Paul Ryan and His Critics

From the Wall Street Journal:

One point of a document as subversive as Paul Ryan’s 2012 budget is to provoke debate, and has it ever. But amid the thoughtful musings about starving orphans and grandma in a snowbank, could his critics at least get their facts right?

Let’s unpack the distortions.

• Deficits and debt. Perhaps the most bizarre complaint is that Mr. Ryan’s blueprint would worsen the U.S. fiscal imbalance compared to current law. So the House Budget Chairman has proposed supposedly hideous cuts to popular entitlements at great political risk for . . . the fun of it?

Federal deficits have increased 259% over the last three years and the Ryan budget starts to repair the damage. It would bring next year’s deficit below $1 trillion, down from estimates of roughly $1.6 trillion for 2011. The false claim that Mr. Ryan would increase deficits and debt seems to be based on a Congressional Budget Office baseline that assumes $4 trillion in new taxes will land after 2012 with the expiration of all the Bush-era tax rates, that the Alternative Minimum Tax will apply to the middle class, and that Medicare physician payments will fall 20% next year.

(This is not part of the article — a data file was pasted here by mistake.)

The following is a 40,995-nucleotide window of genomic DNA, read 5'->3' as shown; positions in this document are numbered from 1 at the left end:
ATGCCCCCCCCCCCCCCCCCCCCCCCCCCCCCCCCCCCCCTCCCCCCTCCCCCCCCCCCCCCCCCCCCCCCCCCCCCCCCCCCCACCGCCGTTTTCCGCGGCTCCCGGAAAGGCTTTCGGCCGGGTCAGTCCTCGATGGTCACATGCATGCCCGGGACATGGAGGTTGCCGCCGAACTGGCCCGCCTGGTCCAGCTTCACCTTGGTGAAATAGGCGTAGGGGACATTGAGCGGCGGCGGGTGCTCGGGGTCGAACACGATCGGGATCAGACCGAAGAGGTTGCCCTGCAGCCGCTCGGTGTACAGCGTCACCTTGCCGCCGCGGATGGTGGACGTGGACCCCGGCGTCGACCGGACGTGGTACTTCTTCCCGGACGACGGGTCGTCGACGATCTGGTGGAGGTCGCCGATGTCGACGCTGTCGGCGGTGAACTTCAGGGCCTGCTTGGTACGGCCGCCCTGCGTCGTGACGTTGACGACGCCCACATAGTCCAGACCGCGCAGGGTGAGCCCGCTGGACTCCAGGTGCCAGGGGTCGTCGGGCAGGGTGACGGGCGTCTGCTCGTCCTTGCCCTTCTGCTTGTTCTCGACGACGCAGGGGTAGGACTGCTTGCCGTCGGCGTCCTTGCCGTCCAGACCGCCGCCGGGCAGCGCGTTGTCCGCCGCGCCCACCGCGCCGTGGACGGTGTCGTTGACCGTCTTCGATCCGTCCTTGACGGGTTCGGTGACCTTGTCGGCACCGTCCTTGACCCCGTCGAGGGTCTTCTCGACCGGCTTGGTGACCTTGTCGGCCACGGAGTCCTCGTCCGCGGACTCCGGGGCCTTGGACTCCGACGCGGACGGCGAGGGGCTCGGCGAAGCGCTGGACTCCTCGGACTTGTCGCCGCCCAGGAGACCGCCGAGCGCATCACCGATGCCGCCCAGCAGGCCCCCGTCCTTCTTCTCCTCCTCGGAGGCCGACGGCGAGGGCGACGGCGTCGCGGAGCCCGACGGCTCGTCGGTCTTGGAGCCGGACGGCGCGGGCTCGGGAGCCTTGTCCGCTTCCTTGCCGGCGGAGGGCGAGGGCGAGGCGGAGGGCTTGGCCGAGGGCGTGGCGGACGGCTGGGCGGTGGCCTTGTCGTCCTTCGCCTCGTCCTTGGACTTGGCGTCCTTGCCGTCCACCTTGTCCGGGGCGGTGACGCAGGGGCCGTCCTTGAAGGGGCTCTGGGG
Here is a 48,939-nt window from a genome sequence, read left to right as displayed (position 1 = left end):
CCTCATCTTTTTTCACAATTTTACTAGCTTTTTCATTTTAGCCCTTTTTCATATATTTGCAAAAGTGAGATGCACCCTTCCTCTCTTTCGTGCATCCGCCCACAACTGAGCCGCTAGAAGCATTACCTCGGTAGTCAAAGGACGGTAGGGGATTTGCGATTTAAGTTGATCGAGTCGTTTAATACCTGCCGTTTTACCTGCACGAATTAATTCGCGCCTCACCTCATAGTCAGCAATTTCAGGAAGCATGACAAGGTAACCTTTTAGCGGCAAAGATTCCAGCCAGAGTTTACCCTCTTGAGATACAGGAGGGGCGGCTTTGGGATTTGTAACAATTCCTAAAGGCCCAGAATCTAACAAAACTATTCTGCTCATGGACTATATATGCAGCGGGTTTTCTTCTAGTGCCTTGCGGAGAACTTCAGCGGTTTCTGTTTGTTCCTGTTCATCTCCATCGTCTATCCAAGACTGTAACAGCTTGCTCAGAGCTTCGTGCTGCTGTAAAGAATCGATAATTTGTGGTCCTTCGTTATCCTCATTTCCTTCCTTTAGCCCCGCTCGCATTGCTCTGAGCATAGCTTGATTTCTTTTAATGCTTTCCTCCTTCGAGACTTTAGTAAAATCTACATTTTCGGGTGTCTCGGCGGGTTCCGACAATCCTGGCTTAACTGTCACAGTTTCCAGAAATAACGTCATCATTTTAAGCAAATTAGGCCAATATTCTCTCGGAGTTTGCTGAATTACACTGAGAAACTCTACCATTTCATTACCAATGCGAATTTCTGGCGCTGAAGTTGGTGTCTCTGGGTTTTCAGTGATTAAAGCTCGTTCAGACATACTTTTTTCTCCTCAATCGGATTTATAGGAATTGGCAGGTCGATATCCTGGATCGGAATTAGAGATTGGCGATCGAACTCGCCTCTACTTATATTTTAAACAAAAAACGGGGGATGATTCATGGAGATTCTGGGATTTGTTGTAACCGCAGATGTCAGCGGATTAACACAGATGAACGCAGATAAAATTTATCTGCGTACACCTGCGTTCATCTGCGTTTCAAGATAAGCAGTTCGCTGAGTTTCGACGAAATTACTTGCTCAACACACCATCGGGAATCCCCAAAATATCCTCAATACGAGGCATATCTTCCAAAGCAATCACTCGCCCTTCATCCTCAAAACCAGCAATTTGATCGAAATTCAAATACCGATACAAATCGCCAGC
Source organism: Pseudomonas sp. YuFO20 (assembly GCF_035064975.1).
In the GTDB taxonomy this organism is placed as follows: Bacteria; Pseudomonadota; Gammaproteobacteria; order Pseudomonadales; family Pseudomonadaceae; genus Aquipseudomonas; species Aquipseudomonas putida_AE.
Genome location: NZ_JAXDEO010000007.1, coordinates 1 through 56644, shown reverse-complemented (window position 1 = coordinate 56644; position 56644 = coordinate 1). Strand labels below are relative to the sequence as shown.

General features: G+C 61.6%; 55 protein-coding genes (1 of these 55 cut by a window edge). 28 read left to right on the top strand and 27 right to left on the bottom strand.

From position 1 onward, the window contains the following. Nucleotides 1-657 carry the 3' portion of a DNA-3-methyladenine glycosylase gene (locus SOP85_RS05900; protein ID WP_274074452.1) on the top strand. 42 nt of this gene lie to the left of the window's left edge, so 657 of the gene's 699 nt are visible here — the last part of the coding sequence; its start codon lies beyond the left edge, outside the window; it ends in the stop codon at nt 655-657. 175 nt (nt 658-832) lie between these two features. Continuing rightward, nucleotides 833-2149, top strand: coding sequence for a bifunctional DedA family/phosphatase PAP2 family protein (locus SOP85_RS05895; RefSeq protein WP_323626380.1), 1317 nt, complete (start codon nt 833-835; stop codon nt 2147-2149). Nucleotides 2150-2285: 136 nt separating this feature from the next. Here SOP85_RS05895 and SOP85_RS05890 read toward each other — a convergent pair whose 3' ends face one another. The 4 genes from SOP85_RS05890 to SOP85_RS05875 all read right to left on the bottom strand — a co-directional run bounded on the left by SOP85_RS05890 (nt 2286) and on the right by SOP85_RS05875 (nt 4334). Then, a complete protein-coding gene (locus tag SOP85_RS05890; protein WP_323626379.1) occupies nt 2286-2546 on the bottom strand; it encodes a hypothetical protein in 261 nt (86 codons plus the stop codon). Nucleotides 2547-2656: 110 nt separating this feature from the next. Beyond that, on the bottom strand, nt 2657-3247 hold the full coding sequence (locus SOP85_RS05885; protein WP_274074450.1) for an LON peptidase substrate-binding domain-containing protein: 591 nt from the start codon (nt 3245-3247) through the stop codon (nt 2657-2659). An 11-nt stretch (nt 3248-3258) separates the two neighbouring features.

No one thinks that baseline is at all realistic, least of all President Obama, so the right comparison is with Mr. Obama’s 2012 budget. Mr. Ryan proposes smaller deficits for the next 10 years, falling to 1.6% of GDP in 2021 versus 4.9% for the White House. According to CBO, debt held by the public falls to 67.5% of the economy a decade from now from about 69% today, while it rises to 87.4% in Mr. Obama’s version.

Read the rest here.

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